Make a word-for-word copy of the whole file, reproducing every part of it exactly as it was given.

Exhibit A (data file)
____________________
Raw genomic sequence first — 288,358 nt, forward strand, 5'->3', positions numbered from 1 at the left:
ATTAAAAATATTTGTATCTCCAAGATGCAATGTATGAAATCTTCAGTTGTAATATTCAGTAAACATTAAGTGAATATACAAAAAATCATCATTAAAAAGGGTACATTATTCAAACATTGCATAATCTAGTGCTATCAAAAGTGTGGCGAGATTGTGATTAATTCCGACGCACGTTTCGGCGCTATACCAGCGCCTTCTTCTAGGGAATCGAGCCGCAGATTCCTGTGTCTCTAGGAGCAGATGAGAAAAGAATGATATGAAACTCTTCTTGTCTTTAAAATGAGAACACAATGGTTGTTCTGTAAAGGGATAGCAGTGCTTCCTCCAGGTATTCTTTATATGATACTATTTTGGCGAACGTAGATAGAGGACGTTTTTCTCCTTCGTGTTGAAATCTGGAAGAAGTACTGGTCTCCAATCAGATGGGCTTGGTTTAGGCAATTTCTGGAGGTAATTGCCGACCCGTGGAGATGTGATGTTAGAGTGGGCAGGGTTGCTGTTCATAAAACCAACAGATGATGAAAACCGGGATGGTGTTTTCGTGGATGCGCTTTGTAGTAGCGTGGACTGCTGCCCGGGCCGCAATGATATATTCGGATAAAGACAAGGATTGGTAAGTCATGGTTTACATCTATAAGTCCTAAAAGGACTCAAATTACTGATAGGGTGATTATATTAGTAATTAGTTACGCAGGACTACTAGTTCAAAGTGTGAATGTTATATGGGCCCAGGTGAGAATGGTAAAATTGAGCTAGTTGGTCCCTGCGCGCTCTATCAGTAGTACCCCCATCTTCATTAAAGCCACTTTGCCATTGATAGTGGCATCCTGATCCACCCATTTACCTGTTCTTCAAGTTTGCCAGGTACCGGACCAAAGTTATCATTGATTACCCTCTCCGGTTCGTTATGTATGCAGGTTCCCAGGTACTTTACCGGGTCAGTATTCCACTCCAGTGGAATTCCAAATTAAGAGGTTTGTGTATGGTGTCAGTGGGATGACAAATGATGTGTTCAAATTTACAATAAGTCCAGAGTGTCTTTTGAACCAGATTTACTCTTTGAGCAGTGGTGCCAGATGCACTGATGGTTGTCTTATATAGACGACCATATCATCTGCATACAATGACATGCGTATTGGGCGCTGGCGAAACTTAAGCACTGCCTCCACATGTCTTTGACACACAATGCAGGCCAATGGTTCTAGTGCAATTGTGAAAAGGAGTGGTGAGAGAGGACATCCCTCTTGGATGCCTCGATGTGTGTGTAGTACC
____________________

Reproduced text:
Raw genomic sequence first — 288,358 nt, forward strand, 5'->3', positions numbered from 1 at the left:
ATTAAAAATATTTGTATCTCCAAGATGCAATGTATGAAATCTTCAGTTGTAATATTCAGTAAACATTAAGTGAATATACAAAAAATCATCATTAAAAAGGGTACATTATTCAAACATTGCATAATCTAGTGCTATCAAAAGTGTGGCGAGATTGTGATTAATTCCGACGCACGTTTCGGCGCTATACCAGCGCCTTCTTCTAGGGAATCGAGCCGCAGATTCCTGTGTCTCTAGGAGCAGATGAGAAAAGAATGATATGAAACTCTTCTTGTCTTTAAAATGAGAACACAATGGTTGTTCTGTAAAGGGATAGCAGTGCTTCCTCCAGGTATTCTTTATATGATACTATTTTGGCGAACGTAGATAGAGGACGTTTTTCTCCTTCGTGTTGAAATCTGGAAGAAGTACTGGTCTCCAATCAGATGGGCTTGGTTTAGGCAATTTCTGGAGGTAATTGCCGACCCGTGGAGATGTGATGTTAGAGTGGGCAGGGTTGCTGTTCATAAAACCAACAGATGATGAAAACCGGGATGGTGTTTTCGTGGATGCGCTTTGTAGTAGCGTGGACTGCTGCCCGGGCCGCAATGATATATTCGGATAAAGACAAGGATTGGTAAGTCATGGTTTACATCTATAAGTCCTAAAAGGACTCAAATTACTGATAGGGTGATTATATTAGTAATTAGTTACGCAGGACTACTAGTTCAAAGTGTGAATGTTATATGGGCCCAGGTGAGAATGGTAAAATTGAGCTAGTTGGTCCCTGCGCGCTCTATCAGTAGTACCCCCATCTTCATTAAAGCCACTTTGCCATTGATAGTGGCATCCTGATCCACCCATTTACCTGTTCTTCAAGTTTGCCAGGTACCGGACCAAAGTTATCATTGATTACCCTCTCCGGTTCGTTATGTATGCAGGTTCCCAGGTACTTTACCGGGTCAGTATTCCACTCCAGTGGAATTCCAAATTAAGAGGTTTGTGTATGGTGTCAGTGGGATGACAAATGATGTGTTCAAATTTACAATAAGTCCAGAGTGTCTTTTGAACCAGATTTACTCTTTGAGCAGTGGTGCCAGATGCACTGATGGTTGTCTTATATAGACGACCATATCATCTGCATACAATGACATGCGTATTGGGCGCTGGCGAAACTTAAGCACTGCCTCCACATGTCTTTGACACACAATGCAGGCCAATGGTTCTAGTGCAATTGTGAAAAGGAGTGGTGAGAGAGGACATCCCTCTTGGATGCCTCGATGTGTGTGTAGTACC